Time Value of Money – it is just an IFRS sophistication of interest and discounting to present value.
The concept of time value of money is best explained in a simple way: a dollar today is worth more than a dollar in the future.
Imagine receiving $1,000 today and putting it in a simple bank savings account. That $1,000 will eventually grow over the years because the bank will pay interest on it. Thus, there is a greater benefit to getting the $1,000 now rather than later. If the amount is to be received later, it would be necessary to ask for more than $1,000 to compensate for the interest that could have been earned had the money been received today. https://en.wikipedia.org/wiki/Time_value_of_money
Time-value of money in IFRS 9
The time value of money is the element of interest that provides consideration only for the passage of time and not for other risks and costs associated with holding the financial asset. [IFRS 9 B4.1.9A]
To assess whether an element provides consideration only for the passage of time, an entity uses judgement and considers relevant factors – e.g. the currency in which the financial asset is denominated and the period for which the interest rate is set.
Modified time-value of money
IFRS 9 introduces the concept of ‘modified time value of money’, explaining that the time value of money may be modified – i.e. the relationship between the passage of time and the interest rate may be imperfect. It gives the following examples:
- if the asset’s interest rate is periodically reset but the frequency of that reset does not match the tenor of the interest rate – e.g. the interest rate resets every month to a one-year rate; or
- if the asset’s interest rate is periodically reset to an average of particular short-term and long-term rates. [IFRS 9 B4.1.9B]
An entity assesses the modified time value of money feature to determine whether it meets the SPPI test.
The objective of the assessment is to determine how different the undiscounted contractual cash flows could be from the undiscounted cash flows that would arise if the time value of money element was not modified (the benchmark cash flows). If the difference could be significant, the SPPI criterion is not met. The entity considers the effect of the modified time value of money element in each reporting period and cumulatively over the life of the financial instrument. [IFRS 9 B4.1.9C-D]
In some cases, an entity may be able to make this determination by performing only a qualitative assessment. In other cases, it may be necessary to perform a quantitative assessment.
In making the assessment, an entity has to consider factors that could affect future contractual cash flows. For example, the relationship between the benchmark cash flows and the contractual cash flows could change over time. However, the entity only considers reasonably possible scenarios rather than every possible scenario. The reason for the interest rate being set in a particular way is irrelevant to the analysis.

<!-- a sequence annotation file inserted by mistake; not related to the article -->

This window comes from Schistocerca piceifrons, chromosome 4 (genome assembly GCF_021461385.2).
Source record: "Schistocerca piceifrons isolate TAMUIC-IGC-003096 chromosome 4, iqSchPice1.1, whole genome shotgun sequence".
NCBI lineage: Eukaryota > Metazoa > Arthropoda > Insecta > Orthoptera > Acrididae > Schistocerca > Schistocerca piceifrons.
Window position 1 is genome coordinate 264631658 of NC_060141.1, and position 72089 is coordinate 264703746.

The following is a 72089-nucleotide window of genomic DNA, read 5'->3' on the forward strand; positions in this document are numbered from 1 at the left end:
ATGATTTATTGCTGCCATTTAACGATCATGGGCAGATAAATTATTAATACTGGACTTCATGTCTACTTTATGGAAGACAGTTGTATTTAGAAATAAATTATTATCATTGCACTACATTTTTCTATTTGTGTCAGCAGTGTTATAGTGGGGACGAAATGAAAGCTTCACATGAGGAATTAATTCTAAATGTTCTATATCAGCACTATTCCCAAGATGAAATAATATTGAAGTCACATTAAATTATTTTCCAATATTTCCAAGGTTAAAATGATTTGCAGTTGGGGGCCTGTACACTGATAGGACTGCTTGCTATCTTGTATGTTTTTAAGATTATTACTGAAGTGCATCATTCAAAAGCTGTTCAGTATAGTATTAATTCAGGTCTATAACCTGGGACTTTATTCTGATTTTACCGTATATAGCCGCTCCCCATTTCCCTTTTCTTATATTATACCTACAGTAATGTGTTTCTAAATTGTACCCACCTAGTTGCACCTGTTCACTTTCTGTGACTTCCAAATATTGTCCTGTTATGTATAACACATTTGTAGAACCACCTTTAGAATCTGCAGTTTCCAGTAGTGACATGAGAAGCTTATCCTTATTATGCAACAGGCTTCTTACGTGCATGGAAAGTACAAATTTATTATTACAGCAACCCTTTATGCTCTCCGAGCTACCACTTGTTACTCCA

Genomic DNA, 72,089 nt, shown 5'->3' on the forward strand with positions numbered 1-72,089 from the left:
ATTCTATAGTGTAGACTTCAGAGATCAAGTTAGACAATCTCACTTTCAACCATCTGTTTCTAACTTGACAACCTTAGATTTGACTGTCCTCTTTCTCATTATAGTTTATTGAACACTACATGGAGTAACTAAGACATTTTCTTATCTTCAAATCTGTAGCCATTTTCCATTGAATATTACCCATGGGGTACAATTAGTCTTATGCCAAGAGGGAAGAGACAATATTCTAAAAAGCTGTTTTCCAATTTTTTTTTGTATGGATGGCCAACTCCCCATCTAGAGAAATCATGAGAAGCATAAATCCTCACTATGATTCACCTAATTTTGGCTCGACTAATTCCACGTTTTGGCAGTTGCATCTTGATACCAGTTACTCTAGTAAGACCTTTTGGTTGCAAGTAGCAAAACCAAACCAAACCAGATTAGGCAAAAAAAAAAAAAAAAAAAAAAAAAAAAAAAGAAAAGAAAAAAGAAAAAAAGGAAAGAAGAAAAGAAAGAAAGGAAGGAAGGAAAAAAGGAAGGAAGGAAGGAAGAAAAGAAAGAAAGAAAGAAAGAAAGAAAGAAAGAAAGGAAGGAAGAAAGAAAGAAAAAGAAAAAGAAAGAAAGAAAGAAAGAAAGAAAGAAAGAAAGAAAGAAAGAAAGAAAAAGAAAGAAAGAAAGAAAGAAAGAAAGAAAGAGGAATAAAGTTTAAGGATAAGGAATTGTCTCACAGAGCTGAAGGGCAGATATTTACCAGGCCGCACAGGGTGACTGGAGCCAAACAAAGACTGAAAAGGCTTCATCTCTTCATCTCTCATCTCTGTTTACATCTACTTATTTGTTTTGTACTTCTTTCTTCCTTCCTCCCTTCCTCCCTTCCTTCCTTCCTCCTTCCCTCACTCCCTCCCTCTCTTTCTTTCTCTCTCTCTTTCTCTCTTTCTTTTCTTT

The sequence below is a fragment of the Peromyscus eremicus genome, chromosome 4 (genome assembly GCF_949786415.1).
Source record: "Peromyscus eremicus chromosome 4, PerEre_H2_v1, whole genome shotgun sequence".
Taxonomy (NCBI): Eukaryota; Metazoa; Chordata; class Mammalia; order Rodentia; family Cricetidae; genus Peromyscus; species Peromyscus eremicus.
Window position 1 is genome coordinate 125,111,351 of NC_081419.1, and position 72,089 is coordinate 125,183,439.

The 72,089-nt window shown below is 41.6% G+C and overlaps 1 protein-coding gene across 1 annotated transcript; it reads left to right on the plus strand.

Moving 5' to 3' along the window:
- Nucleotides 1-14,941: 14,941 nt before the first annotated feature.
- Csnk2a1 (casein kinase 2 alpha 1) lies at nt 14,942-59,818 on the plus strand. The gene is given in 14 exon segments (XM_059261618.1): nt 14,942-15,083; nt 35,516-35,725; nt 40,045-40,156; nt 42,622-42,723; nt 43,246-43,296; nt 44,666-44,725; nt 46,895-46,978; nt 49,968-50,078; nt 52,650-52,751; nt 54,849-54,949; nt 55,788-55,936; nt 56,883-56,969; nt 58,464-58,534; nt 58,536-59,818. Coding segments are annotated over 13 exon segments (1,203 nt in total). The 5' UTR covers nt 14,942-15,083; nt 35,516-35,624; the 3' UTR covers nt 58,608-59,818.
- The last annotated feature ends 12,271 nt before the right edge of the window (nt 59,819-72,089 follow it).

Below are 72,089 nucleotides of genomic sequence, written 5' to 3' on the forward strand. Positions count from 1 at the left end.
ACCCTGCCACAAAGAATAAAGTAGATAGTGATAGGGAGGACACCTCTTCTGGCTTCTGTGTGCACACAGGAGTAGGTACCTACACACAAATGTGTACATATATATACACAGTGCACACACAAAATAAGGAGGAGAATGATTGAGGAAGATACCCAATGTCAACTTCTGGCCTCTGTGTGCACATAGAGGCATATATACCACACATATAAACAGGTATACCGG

IFRS 9 includes the following examples to illustrate the modified time value of money concept.
Examples: Modified time value of money
Interest rate resetting every month to a one-year rate [IFRS 9 B4.1.9C]
Company X holds an asset with a variable interest rate that is reset every month to a one-year rate.
To assess the modified time value of money feature, X compares the financial asset to a financial asset with identical contractual terms and identical credit risk – except that the variable interest rate is reset monthly to a one-month rate.
If the modified time value of money element could result in undiscounted contractual cash flows that are significantly different from the undiscounted benchmark cash flows, the SPPI criterion is not met.
Company Y holds a constant-maturity bond with a five-year term and a variable interest rate that is reset semi-annually to a five-year rate. The interest rate curve at the time of initial recognition is such that the difference between a five-year rate and a semi-annual rate is insignificant.
The benchmark instrument would be the one that resets semi-annually to a semi-annual interest rate. The fact that the difference between a five-year rate and a semi-annual rate is insignificant at the time of initial recognition does not in itself enable Y to conclude that the modification of the time value of money results in contractual cash flows that are not significantly different from a benchmark instrument.
Y has to consider whether the relationship between the five-year interest rate and the semi-annual interest rate could change over the life of the instrument such that the undiscounted contractual cash flows over the life of the instrument could be significantly different from the undiscounted benchmark cash flows.
Judgement needed in assessing modified time value of money [IFRS 9 BC4.178]
The assessment of the modified time value of money element requires judgement to:
Review of contractual terms
An entity will have to undertake a comprehensive review of its financial instruments at recognition – e.g. loan documentation – to identify contractual terms that modify the time value of money element. As part of the review, it may consider changing its business practices by amending ‘problematic contractual terms’ to enable this type of financial asset to be measured at amortised cost.